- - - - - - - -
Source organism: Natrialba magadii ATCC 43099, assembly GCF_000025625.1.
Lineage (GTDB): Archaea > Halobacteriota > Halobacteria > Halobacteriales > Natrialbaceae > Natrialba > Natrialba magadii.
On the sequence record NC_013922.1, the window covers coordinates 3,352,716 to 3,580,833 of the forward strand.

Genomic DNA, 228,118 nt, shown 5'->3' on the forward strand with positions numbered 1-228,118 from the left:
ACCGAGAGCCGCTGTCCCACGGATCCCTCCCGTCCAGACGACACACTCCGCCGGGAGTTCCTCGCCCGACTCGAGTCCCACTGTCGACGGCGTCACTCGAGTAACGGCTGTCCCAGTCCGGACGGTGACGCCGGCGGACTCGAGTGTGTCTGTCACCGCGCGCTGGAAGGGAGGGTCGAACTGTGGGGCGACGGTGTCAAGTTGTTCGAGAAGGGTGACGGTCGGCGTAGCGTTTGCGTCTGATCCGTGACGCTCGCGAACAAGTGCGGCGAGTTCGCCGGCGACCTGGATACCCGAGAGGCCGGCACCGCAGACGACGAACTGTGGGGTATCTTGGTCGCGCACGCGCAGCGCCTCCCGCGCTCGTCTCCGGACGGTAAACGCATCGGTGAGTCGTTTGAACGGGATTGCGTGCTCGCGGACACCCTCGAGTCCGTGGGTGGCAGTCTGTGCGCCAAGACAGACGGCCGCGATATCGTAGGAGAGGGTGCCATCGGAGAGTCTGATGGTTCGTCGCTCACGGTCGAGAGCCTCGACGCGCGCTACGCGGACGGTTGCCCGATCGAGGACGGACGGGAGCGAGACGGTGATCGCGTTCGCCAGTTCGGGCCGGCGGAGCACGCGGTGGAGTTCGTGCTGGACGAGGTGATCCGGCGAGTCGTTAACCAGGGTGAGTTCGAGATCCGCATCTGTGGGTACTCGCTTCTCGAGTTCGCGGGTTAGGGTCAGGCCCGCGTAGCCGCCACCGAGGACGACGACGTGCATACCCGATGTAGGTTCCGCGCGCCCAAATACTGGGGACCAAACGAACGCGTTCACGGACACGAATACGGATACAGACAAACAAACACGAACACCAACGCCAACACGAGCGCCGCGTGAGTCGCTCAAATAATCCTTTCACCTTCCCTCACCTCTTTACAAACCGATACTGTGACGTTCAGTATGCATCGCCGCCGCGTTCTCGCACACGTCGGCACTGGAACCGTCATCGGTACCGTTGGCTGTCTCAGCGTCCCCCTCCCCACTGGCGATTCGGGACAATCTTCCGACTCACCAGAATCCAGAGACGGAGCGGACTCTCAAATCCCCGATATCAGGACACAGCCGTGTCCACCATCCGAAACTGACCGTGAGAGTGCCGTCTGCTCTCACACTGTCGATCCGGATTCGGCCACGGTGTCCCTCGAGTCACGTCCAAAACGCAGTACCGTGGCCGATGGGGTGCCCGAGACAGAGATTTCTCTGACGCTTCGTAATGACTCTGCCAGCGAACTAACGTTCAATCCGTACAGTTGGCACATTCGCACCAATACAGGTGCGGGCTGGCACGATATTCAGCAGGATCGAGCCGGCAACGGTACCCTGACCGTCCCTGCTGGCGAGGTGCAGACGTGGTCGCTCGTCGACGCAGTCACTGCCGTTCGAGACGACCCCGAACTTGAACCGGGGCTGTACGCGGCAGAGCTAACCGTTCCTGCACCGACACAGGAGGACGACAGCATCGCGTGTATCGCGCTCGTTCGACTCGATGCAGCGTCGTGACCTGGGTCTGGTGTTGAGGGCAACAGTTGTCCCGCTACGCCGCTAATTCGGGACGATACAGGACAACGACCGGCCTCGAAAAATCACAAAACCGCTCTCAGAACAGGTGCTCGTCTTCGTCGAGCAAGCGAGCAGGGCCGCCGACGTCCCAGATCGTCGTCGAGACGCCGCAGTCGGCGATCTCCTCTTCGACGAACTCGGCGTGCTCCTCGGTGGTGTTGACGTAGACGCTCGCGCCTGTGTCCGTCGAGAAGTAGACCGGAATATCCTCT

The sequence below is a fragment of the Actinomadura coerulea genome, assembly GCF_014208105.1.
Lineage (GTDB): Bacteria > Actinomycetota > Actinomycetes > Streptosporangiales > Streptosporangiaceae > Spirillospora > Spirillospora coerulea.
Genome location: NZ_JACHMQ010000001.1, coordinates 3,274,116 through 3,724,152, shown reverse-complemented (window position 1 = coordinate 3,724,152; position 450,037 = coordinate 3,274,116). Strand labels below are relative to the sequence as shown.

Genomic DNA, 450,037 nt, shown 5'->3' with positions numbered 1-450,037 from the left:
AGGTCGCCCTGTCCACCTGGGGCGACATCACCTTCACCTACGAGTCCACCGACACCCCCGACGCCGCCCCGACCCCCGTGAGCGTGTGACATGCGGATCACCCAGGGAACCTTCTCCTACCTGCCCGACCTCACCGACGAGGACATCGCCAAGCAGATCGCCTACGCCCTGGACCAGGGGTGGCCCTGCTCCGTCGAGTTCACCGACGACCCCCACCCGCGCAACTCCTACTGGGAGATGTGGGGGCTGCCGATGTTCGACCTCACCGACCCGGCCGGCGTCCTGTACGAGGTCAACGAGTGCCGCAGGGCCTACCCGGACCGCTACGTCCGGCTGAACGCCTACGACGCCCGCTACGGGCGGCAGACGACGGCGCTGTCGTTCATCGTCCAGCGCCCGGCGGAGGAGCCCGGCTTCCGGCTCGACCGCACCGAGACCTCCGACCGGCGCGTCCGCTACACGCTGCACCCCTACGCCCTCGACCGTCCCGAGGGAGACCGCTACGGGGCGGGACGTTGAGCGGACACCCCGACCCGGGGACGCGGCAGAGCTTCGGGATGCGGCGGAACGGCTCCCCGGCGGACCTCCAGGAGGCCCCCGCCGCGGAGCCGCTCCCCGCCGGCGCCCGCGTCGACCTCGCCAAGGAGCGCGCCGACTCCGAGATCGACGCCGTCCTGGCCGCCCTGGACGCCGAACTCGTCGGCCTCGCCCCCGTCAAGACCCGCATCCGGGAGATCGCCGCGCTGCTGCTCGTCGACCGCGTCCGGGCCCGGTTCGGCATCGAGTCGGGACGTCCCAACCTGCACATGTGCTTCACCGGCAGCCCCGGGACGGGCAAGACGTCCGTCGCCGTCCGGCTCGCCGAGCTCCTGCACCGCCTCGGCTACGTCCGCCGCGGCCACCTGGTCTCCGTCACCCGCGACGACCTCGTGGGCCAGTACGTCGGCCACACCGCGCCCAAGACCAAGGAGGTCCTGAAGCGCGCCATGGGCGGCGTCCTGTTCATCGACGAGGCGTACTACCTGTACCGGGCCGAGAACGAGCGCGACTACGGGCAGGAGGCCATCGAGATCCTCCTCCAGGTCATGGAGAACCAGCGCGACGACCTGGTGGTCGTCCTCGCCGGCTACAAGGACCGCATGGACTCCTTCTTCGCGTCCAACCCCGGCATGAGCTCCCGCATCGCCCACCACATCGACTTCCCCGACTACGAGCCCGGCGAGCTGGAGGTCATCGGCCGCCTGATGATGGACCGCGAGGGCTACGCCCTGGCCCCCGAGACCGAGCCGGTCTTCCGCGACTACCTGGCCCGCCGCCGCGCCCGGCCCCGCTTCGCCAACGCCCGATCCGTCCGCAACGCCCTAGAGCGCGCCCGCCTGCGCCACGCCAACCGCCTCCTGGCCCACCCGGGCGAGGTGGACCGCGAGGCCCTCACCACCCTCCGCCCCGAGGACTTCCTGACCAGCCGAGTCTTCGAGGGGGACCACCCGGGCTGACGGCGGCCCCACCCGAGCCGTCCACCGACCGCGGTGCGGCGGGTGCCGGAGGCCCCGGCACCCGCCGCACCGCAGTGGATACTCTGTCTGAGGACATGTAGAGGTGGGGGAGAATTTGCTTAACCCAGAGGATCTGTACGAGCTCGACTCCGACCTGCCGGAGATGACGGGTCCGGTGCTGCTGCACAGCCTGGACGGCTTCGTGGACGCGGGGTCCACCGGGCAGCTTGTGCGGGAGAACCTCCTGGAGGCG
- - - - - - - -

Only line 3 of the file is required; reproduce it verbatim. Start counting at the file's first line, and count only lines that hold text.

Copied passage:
On the sequence record NC_013922.1, the window covers coordinates 3,352,716 to 3,580,833 of the forward strand.